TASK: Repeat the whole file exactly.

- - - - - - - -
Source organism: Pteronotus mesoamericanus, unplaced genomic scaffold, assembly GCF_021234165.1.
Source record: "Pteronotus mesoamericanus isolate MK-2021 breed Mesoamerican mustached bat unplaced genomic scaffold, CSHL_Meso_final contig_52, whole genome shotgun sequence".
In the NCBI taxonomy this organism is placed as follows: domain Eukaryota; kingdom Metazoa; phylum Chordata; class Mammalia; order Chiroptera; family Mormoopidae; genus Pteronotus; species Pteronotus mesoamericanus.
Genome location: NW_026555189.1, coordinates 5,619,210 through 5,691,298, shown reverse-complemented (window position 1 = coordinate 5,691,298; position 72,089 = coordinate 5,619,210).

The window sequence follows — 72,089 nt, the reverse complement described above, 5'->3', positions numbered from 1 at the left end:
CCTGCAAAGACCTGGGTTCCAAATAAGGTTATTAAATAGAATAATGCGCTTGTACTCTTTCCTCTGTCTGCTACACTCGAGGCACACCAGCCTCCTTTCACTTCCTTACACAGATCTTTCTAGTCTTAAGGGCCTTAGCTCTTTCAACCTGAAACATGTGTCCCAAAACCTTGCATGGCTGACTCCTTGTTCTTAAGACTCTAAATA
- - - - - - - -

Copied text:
Source organism: Pteronotus mesoamericanus, unplaced genomic scaffold, assembly GCF_021234165.1.
Source record: "Pteronotus mesoamericanus isolate MK-2021 breed Mesoamerican mustached bat unplaced genomic scaffold, CSHL_Meso_final contig_52, whole genome shotgun sequence".
In the NCBI taxonomy this organism is placed as follows: domain Eukaryota; kingdom Metazoa; phylum Chordata; class Mammalia; order Chiroptera; family Mormoopidae; genus Pteronotus; species Pteronotus mesoamericanus.
Genome location: NW_026555189.1, coordinates 5,619,210 through 5,691,298, shown reverse-complemented (window position 1 = coordinate 5,691,298; position 72,089 = coordinate 5,619,210).

The window sequence follows — 72,089 nt, the reverse complement described above, 5'->3', positions numbered from 1 at the left end:
CCTGCAAAGACCTGGGTTCCAAATAAGGTTATTAAATAGAATAATGCGCTTGTACTCTTTCCTCTGTCTGCTACACTCGAGGCACACCAGCCTCCTTTCACTTCCTTACACAGATCTTTCTAGTCTTAAGGGCCTTAGCTCTTTCAACCTGAAACATGTGTCCCAAAACCTTGCATGGCTGACTCCTTGTTCTTAAGACTCTAAATA